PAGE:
wildlife management plan for common wildlife               Eastern deciduous forest (page 18)
species in Indiana using the format required               Urban areas (page 46)
in the Career Development Event. The wildlife              Wetlands (page 49)
management plan is a capstone test that              It also lists management practices that may
requires students to apply all they have learned     be appropriate for each species in this habitat
about Indiana wildlife species. Students must:       type:
understand wildlife food and habitat needs,                Eastern deciduous forest (page 19)
movement patterns and restrictions; be able to             Urban areas (page 47)
assess the existing habitat components that are            Wetlands (page 51)
adequate and which need improvement; and
be able to recommend habitat management              Students should be familiar with all of the
measures that will make the required                 habitat management practices appropriate
improvements to the existing habitat. By             for species to be judged in the three habitats
mastering the skills necessary to develop            in Indiana and then be able to determine
an effective wildlife management plan,               which practices (if any) are required to
students have acquired a skill they can apply        improve the habitat deficiencies in their
immediately at their homes and in the future         management area for their selected species.
on properties they may rent or own.
                                                   2. Youth will need to combine the knowledge
The objective for this component of the WHEP          that they gained in studying wildlife needs
CDE is to prepare youth to work as a team             (pages 55-92) and in evaluating larger
and write a wildlife management plan for              scale habitat configuration and abundance
specific species that may include urban, rural,       learned in the aerial photos exercise to write
wetlands, or a combination of these habitats.         a management plan. (Resource: National
                                                      Wildlife Habitat Evaluation Handbook)

                                                        Developing a Wildlife Habitat Management Plan   
3. The wildlife habitat management plan must
   be written by a team of three to four students.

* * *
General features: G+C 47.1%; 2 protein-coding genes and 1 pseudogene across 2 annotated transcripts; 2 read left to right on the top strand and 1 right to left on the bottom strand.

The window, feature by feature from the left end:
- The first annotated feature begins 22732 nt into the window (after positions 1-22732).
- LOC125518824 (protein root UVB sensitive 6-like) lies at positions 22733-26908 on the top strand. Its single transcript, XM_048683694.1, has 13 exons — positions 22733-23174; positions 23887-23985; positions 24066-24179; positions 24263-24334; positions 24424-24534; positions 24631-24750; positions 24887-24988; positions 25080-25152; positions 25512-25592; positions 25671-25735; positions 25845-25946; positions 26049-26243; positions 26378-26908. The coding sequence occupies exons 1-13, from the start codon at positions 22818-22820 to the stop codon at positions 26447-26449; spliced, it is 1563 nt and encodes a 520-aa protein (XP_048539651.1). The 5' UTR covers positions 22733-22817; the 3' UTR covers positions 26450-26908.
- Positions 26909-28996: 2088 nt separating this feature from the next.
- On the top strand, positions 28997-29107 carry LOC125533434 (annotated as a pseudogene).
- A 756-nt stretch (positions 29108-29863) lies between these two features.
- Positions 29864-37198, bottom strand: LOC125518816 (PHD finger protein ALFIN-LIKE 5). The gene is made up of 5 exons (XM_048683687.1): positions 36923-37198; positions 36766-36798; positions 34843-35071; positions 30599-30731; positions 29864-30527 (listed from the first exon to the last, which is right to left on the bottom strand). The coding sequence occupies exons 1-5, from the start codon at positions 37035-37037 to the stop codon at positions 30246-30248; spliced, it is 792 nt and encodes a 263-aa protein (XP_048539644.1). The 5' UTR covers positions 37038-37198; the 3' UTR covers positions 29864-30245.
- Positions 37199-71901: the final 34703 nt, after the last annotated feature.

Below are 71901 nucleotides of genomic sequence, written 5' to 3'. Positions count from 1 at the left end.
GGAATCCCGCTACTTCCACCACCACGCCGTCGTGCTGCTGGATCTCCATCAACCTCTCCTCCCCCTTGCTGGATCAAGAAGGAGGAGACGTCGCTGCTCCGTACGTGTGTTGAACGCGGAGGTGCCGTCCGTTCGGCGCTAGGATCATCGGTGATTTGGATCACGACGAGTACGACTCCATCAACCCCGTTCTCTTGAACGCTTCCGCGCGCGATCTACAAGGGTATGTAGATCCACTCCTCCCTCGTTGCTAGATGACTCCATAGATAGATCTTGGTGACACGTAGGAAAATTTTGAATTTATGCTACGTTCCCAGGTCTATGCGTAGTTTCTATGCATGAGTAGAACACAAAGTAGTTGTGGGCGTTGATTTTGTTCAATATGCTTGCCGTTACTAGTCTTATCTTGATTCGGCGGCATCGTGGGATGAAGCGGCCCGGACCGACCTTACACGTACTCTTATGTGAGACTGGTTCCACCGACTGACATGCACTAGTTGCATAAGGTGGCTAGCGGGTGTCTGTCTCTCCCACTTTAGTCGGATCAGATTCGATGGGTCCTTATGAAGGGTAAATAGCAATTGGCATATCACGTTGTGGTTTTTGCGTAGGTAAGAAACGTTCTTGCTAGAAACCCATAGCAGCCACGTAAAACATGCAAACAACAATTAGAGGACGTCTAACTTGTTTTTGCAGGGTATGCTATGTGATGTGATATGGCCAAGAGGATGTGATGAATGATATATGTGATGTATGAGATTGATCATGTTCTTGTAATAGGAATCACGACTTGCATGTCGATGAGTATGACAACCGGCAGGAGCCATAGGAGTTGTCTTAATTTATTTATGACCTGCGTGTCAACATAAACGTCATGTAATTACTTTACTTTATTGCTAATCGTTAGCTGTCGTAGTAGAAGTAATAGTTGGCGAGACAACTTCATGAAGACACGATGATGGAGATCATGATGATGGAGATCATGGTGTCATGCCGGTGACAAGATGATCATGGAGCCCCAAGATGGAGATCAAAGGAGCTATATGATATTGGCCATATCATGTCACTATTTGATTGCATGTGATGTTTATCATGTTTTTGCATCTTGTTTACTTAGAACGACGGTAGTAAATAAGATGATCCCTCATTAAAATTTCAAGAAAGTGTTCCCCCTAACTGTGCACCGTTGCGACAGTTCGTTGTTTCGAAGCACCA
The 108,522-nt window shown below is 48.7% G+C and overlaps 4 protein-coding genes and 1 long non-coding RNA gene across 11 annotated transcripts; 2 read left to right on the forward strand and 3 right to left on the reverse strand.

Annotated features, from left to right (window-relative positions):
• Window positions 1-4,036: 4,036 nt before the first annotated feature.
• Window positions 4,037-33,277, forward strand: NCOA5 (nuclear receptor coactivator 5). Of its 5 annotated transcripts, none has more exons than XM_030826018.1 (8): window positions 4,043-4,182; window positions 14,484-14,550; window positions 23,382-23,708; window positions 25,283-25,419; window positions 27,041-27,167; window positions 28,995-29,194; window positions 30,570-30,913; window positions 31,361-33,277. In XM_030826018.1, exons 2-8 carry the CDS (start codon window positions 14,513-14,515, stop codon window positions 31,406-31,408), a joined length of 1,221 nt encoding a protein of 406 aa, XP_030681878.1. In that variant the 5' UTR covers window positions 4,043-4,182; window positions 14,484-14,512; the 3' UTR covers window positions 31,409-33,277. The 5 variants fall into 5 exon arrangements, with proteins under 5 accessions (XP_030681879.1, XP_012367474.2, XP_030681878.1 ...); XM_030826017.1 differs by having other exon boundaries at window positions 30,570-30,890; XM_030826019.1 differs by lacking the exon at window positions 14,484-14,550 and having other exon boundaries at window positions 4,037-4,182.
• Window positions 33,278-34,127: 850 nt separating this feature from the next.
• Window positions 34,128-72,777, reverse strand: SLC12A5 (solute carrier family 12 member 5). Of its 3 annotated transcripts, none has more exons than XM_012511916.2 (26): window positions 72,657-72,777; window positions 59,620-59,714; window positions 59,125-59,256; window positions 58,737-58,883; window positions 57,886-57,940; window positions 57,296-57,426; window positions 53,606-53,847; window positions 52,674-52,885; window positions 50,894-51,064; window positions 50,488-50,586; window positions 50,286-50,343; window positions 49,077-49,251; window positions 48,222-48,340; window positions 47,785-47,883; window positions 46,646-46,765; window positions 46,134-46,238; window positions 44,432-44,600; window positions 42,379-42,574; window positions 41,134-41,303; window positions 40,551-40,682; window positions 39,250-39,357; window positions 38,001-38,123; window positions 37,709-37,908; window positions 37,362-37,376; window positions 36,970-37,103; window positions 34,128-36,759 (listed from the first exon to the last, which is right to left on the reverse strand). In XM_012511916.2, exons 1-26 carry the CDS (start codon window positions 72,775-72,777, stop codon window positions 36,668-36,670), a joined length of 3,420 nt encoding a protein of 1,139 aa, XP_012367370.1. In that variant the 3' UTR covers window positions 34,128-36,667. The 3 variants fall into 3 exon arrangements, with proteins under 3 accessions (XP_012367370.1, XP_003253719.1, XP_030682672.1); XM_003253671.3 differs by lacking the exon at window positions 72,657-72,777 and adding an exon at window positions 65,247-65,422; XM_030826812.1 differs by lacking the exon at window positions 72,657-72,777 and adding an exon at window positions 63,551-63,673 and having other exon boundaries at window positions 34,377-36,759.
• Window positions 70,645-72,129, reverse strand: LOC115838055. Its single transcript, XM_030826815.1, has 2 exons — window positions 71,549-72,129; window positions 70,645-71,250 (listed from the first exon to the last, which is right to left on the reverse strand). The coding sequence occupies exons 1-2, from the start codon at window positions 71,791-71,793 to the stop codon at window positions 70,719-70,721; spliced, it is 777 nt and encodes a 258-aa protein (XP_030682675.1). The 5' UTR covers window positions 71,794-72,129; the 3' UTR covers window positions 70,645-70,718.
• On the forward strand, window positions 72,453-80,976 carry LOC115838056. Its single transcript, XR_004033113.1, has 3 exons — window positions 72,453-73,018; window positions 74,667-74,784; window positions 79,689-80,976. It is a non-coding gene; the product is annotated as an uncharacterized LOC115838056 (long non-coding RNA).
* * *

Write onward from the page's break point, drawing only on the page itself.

Teams are given a Field Condition Sheet that
   lists landowner objectives for a particular
   property (e.g., seeing bluebirds daily,
   reducing deer populations, etc.). The Field
   Condition Sheet may contain the following
   information: landowner’s objectives; aerial
   photograph or sketch map of the property;
   definition of property boundaries, and
   the size of the tract; population conditions
   for some of the species; and special
   considerations, which may include costs. The
   team must make written recommendations
   based on landowner objectives. Each team
   will submit a written report, including:

o   An interpretation of landowner’s
o   An evaluation of the current condition
    of the habitat to be managed.
o   Identification of the habitat components
    that are adequate and those that are in
    short supply for each species to be managed.
o   Identification of wildlife management
    practices that should be used to improve
    the required habitat components in poor
    condition or short supply. (Practices
    used in the Indiana WHEP CDE are                 The wildlife management plan will be judged
    found on pages 19, 47, and 51 of the National    and scored by a team of wildlife biologists
    Wildlife Habitat Evaluation                      based on five criteria which are generally given
    Handbook and explained on pages 93-111.)         equal value: background, plan development,
o   An explanation of how the practices will         implementation, evaluation, and neatness